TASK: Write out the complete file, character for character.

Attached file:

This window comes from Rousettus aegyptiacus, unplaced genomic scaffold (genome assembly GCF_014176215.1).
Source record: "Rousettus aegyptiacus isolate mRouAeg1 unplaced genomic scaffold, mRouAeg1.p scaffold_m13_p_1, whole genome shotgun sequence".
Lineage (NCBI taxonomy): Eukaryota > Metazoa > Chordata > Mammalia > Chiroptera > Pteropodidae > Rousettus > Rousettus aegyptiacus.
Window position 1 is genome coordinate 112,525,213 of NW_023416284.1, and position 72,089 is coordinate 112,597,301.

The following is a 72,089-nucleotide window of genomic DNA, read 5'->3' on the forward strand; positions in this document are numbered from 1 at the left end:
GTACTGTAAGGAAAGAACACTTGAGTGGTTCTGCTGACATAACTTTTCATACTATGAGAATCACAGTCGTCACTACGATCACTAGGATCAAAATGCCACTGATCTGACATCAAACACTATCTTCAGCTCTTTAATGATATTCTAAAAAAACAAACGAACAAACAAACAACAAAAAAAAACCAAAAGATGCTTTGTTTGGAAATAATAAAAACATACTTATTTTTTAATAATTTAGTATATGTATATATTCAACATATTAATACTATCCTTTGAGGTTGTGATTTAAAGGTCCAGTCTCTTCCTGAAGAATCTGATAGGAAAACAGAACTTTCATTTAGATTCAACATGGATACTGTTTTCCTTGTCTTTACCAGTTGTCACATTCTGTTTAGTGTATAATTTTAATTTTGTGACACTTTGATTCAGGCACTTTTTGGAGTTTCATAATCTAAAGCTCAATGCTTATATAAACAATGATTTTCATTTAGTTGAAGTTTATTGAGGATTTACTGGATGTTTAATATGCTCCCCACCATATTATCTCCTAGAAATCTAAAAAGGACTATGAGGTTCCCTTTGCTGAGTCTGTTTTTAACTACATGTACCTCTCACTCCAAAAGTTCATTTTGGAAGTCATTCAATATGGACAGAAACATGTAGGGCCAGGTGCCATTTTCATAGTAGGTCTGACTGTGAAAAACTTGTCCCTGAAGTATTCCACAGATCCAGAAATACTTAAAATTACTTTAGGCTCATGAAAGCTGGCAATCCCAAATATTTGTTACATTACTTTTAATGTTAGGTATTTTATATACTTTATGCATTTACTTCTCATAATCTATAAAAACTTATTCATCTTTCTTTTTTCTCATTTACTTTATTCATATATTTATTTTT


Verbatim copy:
This window comes from Rousettus aegyptiacus, unplaced genomic scaffold (genome assembly GCF_014176215.1).
Source record: "Rousettus aegyptiacus isolate mRouAeg1 unplaced genomic scaffold, mRouAeg1.p scaffold_m13_p_1, whole genome shotgun sequence".
Lineage (NCBI taxonomy): Eukaryota > Metazoa > Chordata > Mammalia > Chiroptera > Pteropodidae > Rousettus > Rousettus aegyptiacus.
Window position 1 is genome coordinate 112,525,213 of NW_023416284.1, and position 72,089 is coordinate 112,597,301.

The following is a 72,089-nucleotide window of genomic DNA, read 5'->3' on the forward strand; positions in this document are numbered from 1 at the left end:
GTACTGTAAGGAAAGAACACTTGAGTGGTTCTGCTGACATAACTTTTCATACTATGAGAATCACAGTCGTCACTACGATCACTAGGATCAAAATGCCACTGATCTGACATCAAACACTATCTTCAGCTCTTTAATGATATTCTAAAAAAACAAACGAACAAACAAACAACAAAAAAAAACCAAAAGATGCTTTGTTTGGAAATAATAAAAACATACTTATTTTTTAATAATTTAGTATATGTATATATTCAACATATTAATACTATCCTTTGAGGTTGTGATTTAAAGGTCCAGTCTCTTCCTGAAGAATCTGATAGGAAAACAGAACTTTCATTTAGATTCAACATGGATACTGTTTTCCTTGTCTTTACCAGTTGTCACATTCTGTTTAGTGTATAATTTTAATTTTGTGACACTTTGATTCAGGCACTTTTTGGAGTTTCATAATCTAAAGCTCAATGCTTATATAAACAATGATTTTCATTTAGTTGAAGTTTATTGAGGATTTACTGGATGTTTAATATGCTCCCCACCATATTATCTCCTAGAAATCTAAAAAGGACTATGAGGTTCCCTTTGCTGAGTCTGTTTTTAACTACATGTACCTCTCACTCCAAAAGTTCATTTTGGAAGTCATTCAATATGGACAGAAACATGTAGGGCCAGGTGCCATTTTCATAGTAGGTCTGACTGTGAAAAACTTGTCCCTGAAGTATTCCACAGATCCAGAAATACTTAAAATTACTTTAGGCTCATGAAAGCTGGCAATCCCAAATATTTGTTACATTACTTTTAATGTTAGGTATTTTATATACTTTATGCATTTACTTCTCATAATCTATAAAAACTTATTCATCTTTCTTTTTTCTCATTTACTTTATTCATATATTTATTTTT